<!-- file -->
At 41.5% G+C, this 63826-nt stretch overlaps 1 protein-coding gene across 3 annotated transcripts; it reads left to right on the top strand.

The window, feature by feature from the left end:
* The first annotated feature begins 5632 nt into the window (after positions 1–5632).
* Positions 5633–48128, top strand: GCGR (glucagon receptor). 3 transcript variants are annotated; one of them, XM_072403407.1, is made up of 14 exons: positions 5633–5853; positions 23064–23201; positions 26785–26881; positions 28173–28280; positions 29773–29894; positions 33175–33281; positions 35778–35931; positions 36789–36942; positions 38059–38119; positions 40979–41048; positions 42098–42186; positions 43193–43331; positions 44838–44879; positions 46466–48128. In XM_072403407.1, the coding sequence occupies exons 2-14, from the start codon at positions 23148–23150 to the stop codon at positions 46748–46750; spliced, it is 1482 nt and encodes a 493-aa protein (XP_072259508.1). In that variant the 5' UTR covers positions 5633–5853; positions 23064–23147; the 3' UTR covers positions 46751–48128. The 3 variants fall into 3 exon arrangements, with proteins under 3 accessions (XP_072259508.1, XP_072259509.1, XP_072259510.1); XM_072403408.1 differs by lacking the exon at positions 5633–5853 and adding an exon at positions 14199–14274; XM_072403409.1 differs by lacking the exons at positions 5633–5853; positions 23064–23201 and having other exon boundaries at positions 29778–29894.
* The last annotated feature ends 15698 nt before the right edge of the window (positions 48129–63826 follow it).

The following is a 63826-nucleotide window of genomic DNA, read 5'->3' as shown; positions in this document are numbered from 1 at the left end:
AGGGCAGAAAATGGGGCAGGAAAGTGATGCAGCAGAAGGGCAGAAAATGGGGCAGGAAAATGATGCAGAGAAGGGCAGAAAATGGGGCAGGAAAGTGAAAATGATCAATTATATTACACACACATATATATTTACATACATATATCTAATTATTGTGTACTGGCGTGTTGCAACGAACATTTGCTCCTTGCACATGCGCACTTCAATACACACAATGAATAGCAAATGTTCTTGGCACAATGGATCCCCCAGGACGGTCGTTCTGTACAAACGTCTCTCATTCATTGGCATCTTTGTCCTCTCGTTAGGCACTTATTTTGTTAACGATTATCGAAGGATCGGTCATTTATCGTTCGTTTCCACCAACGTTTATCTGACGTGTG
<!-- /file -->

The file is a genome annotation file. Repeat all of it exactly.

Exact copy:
At 41.5% G+C, this 63826-nt stretch overlaps 1 protein-coding gene across 3 annotated transcripts; it reads left to right on the top strand.

The window, feature by feature from the left end:
* The first annotated feature begins 5632 nt into the window (after positions 1–5632).
* Positions 5633–48128, top strand: GCGR (glucagon receptor). 3 transcript variants are annotated; one of them, XM_072403407.1, is made up of 14 exons: positions 5633–5853; positions 23064–23201; positions 26785–26881; positions 28173–28280; positions 29773–29894; positions 33175–33281; positions 35778–35931; positions 36789–36942; positions 38059–38119; positions 40979–41048; positions 42098–42186; positions 43193–43331; positions 44838–44879; positions 46466–48128. In XM_072403407.1, the coding sequence occupies exons 2-14, from the start codon at positions 23148–23150 to the stop codon at positions 46748–46750; spliced, it is 1482 nt and encodes a 493-aa protein (XP_072259508.1). In that variant the 5' UTR covers positions 5633–5853; positions 23064–23147; the 3' UTR covers positions 46751–48128. The 3 variants fall into 3 exon arrangements, with proteins under 3 accessions (XP_072259508.1, XP_072259509.1, XP_072259510.1); XM_072403408.1 differs by lacking the exon at positions 5633–5853 and adding an exon at positions 14199–14274; XM_072403409.1 differs by lacking the exons at positions 5633–5853; positions 23064–23201 and having other exon boundaries at positions 29778–29894.
* The last annotated feature ends 15698 nt before the right edge of the window (positions 48129–63826 follow it).

The following is a 63826-nucleotide window of genomic DNA, read 5'->3' as shown; positions in this document are numbered from 1 at the left end:
AGGGCAGAAAATGGGGCAGGAAAGTGATGCAGCAGAAGGGCAGAAAATGGGGCAGGAAAATGATGCAGAGAAGGGCAGAAAATGGGGCAGGAAAGTGAAAATGATCAATTATATTACACACACATATATATTTACATACATATATCTAATTATTGTGTACTGGCGTGTTGCAACGAACATTTGCTCCTTGCACATGCGCACTTCAATACACACAATGAATAGCAAATGTTCTTGGCACAATGGATCCCCCAGGACGGTCGTTCTGTACAAACGTCTCTCATTCATTGGCATCTTTGTCCTCTCGTTAGGCACTTATTTTGTTAACGATTATCGAAGGATCGGTCATTTATCGTTCGTTTCCACCAACGTTTATCTGACGTGTG